With a fresh Windows desktop, users find Edge pre-installed and set as the default. It is also pinned to the taskbar and can’t be uninstalled. If the user decides to install Chrome, the report shows how Microsoft interrupts the install, claiming security and privacy benefits of Edge. The researchers warn that “users may be alarmed when they see the Edge promotional message appear within the Chrome download page, reasoning that since the banner is unusual it must be very important.”
Such interruptions occur whichever browser is being installed. But “if the user is looking to download Google Chrome,” the report says, “Microsoft takes an even more aggressive approach, intervening twice more in the user journey.”
There are other obstructive examples cited in the report, including a survey mid Chrome install, which points again to the benefits of Edge. “We deem this survey and its subsequent page an example of Obstruction,” the report says, “that makes it harder for users to complete Chrome installation.”
In parallel, as seen below, the import of Google data into Edge seems to be presented as a standard setup dialog. User preferences are not highlighted. It’s very easy for a user to click the Apply button with the default settings as shown.
This behavior, the researchers say, begins as soon as a user starts to search for browsers. The report includes multiple examples of ads injected into the search and install process, all of which seem to disrupt the user’s choice based on “inside” knowledge of what they intend to install.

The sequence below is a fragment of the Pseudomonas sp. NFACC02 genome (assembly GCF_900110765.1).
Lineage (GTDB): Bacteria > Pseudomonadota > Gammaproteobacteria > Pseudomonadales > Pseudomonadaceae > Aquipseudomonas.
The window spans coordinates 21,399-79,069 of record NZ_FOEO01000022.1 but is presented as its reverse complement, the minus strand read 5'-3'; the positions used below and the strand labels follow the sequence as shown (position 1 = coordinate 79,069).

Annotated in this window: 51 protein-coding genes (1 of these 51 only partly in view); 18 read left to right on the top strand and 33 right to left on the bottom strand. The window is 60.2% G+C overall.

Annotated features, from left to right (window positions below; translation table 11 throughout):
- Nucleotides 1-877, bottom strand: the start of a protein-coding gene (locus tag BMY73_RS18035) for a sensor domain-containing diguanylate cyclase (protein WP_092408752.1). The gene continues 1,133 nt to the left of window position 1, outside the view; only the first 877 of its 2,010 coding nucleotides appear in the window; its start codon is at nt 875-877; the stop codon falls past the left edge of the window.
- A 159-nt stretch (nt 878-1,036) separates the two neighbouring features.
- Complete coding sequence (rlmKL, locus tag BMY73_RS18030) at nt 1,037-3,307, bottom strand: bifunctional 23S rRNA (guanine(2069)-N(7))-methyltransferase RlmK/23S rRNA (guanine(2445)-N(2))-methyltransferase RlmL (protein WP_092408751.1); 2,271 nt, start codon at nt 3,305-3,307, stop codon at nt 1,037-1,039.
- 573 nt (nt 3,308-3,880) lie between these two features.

The report isn’t limited to browsers, it also looks at search and cites examples where users are encouraged to shift from Google’s search to Microsoft Bing’s within an alternative browser, such as Chrome—assuming that install was not deterred.
The report acknowledges that “Edge is a relatively minor player. Since Windows is still the dominant OS, it is clear that millions of Windows users have overcome the practices we’ve questioned to successfully download and use Chrome. Microsoft may therefore argue these practices don’t unfairly skew the browser market or user choice.” Google Chrome versus Microsoft Edge doesn’t really represent a genuine David Vs Goliath in any shape or form. But the world has changed, and the other small browsers squaring up to the bigger players, including Firefox, does.